April 25, 2017

TK Whitaker - It is much too naive to believe that Britain simply imposed Partition on Ireland

Diarmaid Ferriter wrote:
"The oft repeated contention was that partition was a British imposition and could only be undone by Britain; that there was no requirement for the Free State, or later the Republic, to come up with a solution."
The Ulster and Irish question is much more complicated than this. T.K Whitaker wrote in 1968:
"The British are not blameless, as far as the origins of Partition are concerned, but neither are they wholly to blame... It is much too naive to believe that Britain simply imposed it on Ireland."
Diarmaid Ferriter wrote:
"That did not mean that British politicians of that era thought of Irish partition as a permanent or ideal solution– many regarded it as a retrograde step – but it had the advantage, as they saw it, of getting the Ulster question out of the way so that the focus could shift to dealing with Irish republicans and ending the war of independence."
Diarmaid Ferriter continued:
"Occasionally there were challenges to the failure to confront partition meaningfully or honestly.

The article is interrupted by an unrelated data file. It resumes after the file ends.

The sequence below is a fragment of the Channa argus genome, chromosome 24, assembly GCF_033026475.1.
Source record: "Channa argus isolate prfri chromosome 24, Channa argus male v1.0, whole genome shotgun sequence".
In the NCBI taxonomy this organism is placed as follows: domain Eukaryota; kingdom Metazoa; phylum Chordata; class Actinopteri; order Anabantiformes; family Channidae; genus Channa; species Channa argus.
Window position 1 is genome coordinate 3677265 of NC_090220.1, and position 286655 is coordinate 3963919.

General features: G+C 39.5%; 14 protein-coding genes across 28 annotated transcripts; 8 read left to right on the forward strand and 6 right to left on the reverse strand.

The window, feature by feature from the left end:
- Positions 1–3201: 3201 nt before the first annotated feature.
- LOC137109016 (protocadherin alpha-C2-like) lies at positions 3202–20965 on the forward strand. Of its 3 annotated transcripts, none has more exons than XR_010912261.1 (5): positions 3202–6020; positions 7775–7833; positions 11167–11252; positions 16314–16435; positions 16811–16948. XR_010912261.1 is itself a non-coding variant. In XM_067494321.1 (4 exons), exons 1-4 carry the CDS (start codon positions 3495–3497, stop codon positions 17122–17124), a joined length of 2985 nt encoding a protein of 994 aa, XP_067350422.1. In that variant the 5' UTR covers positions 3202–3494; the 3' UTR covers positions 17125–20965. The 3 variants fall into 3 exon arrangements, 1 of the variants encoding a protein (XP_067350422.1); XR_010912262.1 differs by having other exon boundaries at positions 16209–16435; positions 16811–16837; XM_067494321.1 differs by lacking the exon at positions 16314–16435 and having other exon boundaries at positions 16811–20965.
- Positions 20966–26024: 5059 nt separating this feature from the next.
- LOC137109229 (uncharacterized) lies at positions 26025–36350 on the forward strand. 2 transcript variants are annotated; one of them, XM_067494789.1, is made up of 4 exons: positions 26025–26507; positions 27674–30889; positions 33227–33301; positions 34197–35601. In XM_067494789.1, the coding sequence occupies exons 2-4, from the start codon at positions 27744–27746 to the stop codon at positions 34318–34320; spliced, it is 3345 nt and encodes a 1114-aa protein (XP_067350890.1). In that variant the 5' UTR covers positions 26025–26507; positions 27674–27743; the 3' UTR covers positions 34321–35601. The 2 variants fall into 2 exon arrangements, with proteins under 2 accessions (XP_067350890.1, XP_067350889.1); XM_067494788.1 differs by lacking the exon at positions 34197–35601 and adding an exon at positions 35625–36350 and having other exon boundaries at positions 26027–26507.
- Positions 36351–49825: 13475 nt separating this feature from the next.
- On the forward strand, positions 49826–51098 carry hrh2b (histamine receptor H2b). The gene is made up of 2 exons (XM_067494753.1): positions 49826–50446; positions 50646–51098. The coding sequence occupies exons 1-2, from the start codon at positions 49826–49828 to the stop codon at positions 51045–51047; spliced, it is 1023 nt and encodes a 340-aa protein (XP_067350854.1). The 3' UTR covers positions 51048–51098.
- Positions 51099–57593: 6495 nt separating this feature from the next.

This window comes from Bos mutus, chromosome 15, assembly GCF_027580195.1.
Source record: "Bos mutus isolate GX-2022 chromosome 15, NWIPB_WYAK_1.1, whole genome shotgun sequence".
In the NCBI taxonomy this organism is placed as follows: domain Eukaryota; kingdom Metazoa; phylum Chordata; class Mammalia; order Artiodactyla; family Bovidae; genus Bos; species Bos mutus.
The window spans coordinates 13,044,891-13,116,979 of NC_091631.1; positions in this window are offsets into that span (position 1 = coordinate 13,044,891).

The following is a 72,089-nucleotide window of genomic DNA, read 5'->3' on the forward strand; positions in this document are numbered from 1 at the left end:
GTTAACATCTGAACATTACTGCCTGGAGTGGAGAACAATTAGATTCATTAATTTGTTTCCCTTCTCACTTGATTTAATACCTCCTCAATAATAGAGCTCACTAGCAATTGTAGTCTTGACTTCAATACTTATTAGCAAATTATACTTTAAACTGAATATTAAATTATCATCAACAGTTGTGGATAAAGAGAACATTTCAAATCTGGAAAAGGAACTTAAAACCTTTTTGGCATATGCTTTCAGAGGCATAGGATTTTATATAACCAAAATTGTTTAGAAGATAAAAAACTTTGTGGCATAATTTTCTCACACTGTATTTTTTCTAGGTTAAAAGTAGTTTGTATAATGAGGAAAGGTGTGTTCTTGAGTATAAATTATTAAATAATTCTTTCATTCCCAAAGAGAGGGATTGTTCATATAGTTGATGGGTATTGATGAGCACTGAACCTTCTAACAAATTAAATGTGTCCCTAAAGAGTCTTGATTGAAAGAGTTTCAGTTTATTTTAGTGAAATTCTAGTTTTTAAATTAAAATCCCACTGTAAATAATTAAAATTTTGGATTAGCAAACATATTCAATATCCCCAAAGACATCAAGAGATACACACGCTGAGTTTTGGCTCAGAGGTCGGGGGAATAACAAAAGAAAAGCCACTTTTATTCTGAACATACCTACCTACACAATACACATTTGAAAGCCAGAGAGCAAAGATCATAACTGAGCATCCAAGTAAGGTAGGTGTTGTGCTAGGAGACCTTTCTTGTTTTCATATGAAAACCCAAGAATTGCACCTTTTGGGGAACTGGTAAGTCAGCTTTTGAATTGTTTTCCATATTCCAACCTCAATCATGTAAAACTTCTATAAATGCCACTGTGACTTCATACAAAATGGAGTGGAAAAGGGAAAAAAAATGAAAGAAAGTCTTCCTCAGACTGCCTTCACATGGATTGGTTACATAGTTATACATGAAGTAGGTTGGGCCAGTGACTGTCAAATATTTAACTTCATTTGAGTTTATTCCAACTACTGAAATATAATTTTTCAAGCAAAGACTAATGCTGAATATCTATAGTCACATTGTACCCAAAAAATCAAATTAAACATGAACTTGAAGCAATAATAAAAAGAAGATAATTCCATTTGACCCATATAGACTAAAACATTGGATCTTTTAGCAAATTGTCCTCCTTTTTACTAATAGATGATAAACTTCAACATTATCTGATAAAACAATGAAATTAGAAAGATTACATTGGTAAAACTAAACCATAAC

Ernest Blythe, minister for finance in the 1920s, insisted in the 1950s that strident anti-partition rhetoric had been completely counterproductive, while barrister and future judge Donal Barrington asserted that contrary to nationalist narratives, “Partition was forced on the British government by the conflicting demands of the two parties of Irishmen”."
Edward 'Ned' Carson, the son of Edward Carson, wrote in 1949:
"The six counties fought and… the six counties won against the seemingly impossible odds of an all-powerful Liberal Administration under Asquith at Westminster."
The Guardian wrote in December 1937:
"No British Government is likely, even to please him, to deny the principle of a united Ireland, which was solemnly laid down by the British Parliament in the Home Rule Act of 1914 and in the Government of Ireland Act of 1920. Equally, no British Government will recognise that a united Ireland can be achieved in any other way than by the free consent of the two sections of Ireland. The Government's declaration cannot be held to prejudice either the hopes of the Free State for ultimate unity or the hopes of Lord Craigavon for perpetual separatism."
Stephen Collins wrote that over the last 100 years Irish nationalists from John Redmond to Gerry Adams and Michael Martin have failed to consider the complexities of Ulster unionists in the north of Ireland. He said:
"There is no doubt that Brexit has put the future of the UK into the melting pot... However, by moving immediately to campaign for a united Ireland nationalism has repeated the old mistake of underestimating the depth of unionist feeling. The louder the demand for a united Ireland the stronger unionist resistance will become."

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